9 april 2013

[4C Note: Our earlier postings of February 24th and March 29th indicated major misgivings by the environmental movement on Obama's nomination of Prof. Moniz. As the New York Times revealed in the March article, Moniz has been a consultant both for British Petroleum and for a Saudi oil research institution. His appearance before the Senate committee is intended to reveal his environmental commitments to a skeptical world.]

2. DOE [Department of Energy]:

Senators pepper Moniz with questions on climate, gas exports

Hannah Northey, E&E reporter, E&E News, Tuesday, April 9, 2013

President Obama's nominee to lead the Department of Energy indicated today that he's leaning toward allowing exports of natural gas and vowed to pursue a low-carbon energy portfolio that includes "clean coal" and small modular reactors.

Physicist Ernest Moniz told a Senate panel at his confirmation hearing that he would fully study U.S. gas production before deciding whether to allow exports of liquefied natural gas. Each export application, he said, would be reviewed as would the cumulative effects of LNG exports.

"I believe the Natural Gas Act suggested that one should move forward with licensing unless there is a clear public interest issue," the Massachusetts Institute of Technology professor said. "Fundamentally, I think all of these issues have to come together to create a transparent [policy], application by application."

Moniz fielded a wide array of questions about LNG exports, climate change, renewable energy, the future of coal and the fate of the abandoned Yucca Mountain nuclear waste repository in Nevada.

Energy and Natural Resources Chairman Ron Wyden (D-Ore.) expressed concern that DOE had used "flawed" data in its LNG-export calculations and noted that Congress needs to find policies to spark a revolution in renewable energy as it has done to bolster gas development.

Moniz said, "We certainly want to make sure we're using data that's relevant to the decision at hand."

The committee frequently asked about climate change, and Moniz said he wants to lower carbon emissions and bolster renewables through research that makes the technology more economical.

Moniz also said in prepared remarks that the need to "mitigate climate change risks is emphatically supported by the science and by many military and religious leaders as well as the engaged scientific community."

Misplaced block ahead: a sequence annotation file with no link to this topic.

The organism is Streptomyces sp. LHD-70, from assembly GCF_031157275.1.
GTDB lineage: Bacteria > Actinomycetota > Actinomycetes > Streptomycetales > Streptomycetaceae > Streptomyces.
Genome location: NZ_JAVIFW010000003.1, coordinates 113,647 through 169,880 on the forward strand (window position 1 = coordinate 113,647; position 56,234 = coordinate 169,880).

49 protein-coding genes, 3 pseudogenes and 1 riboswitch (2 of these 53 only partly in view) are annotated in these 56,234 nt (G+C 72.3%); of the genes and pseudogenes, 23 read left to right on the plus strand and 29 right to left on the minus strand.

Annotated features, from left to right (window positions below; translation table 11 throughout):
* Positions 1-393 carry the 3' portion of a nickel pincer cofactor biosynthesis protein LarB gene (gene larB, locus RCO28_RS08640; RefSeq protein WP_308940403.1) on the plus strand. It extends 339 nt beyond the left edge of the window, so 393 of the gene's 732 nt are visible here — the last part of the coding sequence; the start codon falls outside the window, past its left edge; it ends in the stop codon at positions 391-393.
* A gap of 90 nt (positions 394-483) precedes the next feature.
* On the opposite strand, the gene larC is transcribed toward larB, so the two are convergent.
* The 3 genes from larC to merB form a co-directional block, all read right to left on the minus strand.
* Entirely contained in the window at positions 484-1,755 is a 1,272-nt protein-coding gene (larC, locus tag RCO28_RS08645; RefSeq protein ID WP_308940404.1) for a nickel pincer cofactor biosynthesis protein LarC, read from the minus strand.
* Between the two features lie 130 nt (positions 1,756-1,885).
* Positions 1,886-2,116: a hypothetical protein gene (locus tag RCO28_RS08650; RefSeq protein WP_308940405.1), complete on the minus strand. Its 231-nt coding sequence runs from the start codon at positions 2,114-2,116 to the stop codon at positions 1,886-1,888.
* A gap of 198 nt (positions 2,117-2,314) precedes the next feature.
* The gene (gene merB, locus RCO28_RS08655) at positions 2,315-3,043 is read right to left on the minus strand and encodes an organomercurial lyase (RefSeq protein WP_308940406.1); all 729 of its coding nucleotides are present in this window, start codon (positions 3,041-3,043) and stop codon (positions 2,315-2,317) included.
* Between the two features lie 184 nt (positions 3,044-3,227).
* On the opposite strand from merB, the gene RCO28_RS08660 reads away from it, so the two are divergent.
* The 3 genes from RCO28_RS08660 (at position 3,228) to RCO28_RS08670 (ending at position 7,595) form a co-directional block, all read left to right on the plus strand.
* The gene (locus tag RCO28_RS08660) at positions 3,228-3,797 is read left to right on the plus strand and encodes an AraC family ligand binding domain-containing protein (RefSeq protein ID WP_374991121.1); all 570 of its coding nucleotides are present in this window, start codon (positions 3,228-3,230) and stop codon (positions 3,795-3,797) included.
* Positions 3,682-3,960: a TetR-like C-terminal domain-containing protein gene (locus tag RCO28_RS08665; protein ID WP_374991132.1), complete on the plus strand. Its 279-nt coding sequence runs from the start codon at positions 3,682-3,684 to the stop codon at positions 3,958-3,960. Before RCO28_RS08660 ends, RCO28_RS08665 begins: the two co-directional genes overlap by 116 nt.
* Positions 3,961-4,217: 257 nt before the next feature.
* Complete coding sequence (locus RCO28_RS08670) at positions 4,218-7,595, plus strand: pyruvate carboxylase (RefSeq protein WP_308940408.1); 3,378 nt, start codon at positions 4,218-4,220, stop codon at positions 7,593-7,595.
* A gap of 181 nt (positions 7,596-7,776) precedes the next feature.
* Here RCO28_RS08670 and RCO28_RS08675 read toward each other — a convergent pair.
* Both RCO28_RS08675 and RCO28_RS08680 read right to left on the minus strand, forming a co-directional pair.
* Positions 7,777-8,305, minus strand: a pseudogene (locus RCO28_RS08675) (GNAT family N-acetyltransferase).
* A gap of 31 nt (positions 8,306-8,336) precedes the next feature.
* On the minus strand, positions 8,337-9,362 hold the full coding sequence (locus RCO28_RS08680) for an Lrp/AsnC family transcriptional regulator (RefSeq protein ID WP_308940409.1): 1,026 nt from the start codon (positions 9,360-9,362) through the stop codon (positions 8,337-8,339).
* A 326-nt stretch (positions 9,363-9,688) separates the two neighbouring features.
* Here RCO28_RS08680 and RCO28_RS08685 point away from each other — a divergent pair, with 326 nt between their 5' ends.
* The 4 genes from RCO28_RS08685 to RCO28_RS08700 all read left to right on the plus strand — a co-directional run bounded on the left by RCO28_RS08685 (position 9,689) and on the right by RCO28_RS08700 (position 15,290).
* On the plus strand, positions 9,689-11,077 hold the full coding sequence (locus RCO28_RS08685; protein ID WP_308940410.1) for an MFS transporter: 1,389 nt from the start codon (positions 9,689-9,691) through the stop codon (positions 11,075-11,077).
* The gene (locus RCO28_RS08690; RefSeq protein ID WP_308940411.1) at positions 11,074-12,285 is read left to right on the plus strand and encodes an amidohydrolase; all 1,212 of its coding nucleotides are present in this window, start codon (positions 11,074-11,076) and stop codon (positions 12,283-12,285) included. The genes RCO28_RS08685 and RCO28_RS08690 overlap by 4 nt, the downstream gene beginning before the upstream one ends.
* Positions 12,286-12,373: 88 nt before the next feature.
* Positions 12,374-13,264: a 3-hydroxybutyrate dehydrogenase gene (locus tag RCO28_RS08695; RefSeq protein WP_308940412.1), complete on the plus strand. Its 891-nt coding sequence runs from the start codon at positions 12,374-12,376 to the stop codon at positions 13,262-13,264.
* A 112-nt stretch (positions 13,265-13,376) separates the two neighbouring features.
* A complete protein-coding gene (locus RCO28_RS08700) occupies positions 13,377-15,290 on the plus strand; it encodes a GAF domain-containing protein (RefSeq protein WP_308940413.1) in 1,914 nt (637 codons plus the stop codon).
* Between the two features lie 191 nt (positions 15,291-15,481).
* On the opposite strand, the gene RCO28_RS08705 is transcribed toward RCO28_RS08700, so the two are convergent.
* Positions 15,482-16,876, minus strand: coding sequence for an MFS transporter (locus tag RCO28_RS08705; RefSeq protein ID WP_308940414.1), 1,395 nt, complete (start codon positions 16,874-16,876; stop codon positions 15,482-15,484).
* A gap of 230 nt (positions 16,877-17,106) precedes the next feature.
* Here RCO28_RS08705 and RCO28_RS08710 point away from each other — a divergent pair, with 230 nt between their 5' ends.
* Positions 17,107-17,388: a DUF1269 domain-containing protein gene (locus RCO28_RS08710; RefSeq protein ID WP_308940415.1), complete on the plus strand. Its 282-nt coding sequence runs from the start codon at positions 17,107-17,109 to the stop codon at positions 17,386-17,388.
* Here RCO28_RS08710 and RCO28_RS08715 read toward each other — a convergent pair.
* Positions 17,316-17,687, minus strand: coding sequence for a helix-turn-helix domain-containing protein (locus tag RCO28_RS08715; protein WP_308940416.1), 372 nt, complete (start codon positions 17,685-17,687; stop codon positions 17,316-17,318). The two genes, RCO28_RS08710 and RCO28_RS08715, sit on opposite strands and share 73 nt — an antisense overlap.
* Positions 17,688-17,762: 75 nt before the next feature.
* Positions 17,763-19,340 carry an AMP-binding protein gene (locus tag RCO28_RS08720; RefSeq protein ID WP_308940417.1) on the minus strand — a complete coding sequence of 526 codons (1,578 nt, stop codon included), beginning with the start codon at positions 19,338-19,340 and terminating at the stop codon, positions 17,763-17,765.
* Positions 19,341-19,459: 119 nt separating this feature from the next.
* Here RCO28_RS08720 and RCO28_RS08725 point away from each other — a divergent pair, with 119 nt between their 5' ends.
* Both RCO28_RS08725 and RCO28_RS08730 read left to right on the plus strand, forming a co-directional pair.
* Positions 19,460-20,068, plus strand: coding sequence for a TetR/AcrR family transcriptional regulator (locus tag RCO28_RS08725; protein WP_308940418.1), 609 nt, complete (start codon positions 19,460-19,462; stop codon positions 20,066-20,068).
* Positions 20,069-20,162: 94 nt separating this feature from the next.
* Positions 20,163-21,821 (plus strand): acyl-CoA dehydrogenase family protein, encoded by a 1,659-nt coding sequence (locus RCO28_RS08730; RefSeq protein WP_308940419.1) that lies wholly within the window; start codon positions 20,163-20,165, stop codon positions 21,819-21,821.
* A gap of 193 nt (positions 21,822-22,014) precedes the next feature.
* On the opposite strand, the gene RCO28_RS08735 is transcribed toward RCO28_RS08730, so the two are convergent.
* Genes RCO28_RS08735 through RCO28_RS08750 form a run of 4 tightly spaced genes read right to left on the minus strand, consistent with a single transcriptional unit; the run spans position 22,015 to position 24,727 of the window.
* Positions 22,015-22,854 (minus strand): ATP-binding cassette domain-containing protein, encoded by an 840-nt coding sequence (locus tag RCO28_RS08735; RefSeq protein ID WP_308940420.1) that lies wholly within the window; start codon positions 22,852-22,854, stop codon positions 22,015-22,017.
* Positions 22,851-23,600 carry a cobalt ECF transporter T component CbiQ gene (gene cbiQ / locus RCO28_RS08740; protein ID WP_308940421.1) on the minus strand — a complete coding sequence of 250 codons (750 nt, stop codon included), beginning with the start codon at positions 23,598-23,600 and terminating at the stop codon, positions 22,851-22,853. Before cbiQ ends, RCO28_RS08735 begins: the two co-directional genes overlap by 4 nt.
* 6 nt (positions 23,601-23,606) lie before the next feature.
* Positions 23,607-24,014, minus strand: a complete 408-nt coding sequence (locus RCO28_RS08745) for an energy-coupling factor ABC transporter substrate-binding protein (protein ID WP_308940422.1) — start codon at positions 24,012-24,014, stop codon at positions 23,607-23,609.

Moniz said he agreed with Wyden that the United States needs to transition to a low-carbon economy and noted that the cost of solar power has dropped while wind has become more competitive. Moniz said that, if confirmed, he would support a push for small modular reactors, renewables, small hydro and geothermal, as well as technologies aimed at reducing the environmental impacts of coal-fueled power.

"We're in a historic trend toward low-carbon [energy], and I completely agree with you that we should pick up the pace," Moniz said.

In response to questions from Sen. Joe Manchin (D-W.Va.), Moniz said the government should support carbon capture and sequestration projects for coal power plants and continue researching beneficial ways of using carbon.

Nevada Republican Sen. Dean Heller complained that the government attempted to force the Yucca Mountain project on his state. He asked Moniz whether he would look past the project to a consent-based approach to high-level nuclear waste.

Moniz said he would advance the recommendations laid out by Obama's Blue Ribbon Commission on nuclear waste, an expert panel on which Moniz served. The commission called on the government last year to retool the Nuclear Waste Policy Act to site one or more temporary nuclear waste storage locations and permanent repositories. Doing nothing, the panel warned, would strand about 65,000 metric tons of spent nuclear fuel at more than 70 reactors (Greenwire, Jan. 26).

Sen. John Barrasso (R-Wyo.) asked Moniz to address rumors that Senate Majority Leader Harry Reid (D-Nev.) was trying to secure an advisory position at DOE for the controversial former chairman of the Nuclear Regulatory Commission, Gregory Jaczko. Moniz said he knew "absolutely nothing whatsoever" about Jaczko, who resigned last year amid accusations that he berated his colleagues.

Moniz also distanced himself from a controversial Ohio enrichment project for which he was a paid adviser, saying he hadn't had communication with the company in years (Greenwire, March 7).

The nominee was introduced by retired Energy and Natural Resources Chairman Jeff Bingaman (D-N.M.) and former National Security Adviser Brent Scowcroft, whom panel members likened to "NBA all-stars."

Bingaman touted Moniz's managerial skills and his deep understanding of DOE and the country's energy challenges. Moniz's past studies on fossil fuels and renewables, he said, have helped Congress and the nation secure a good energy portfolio.

"I believe the president has chosen well," Bingaman said. "I hope there will be very strong bipartisan support for Dr. Moniz."

Scowcroft added, "I do not know anyone more suited to lead the Department of Energy at this difficult time."

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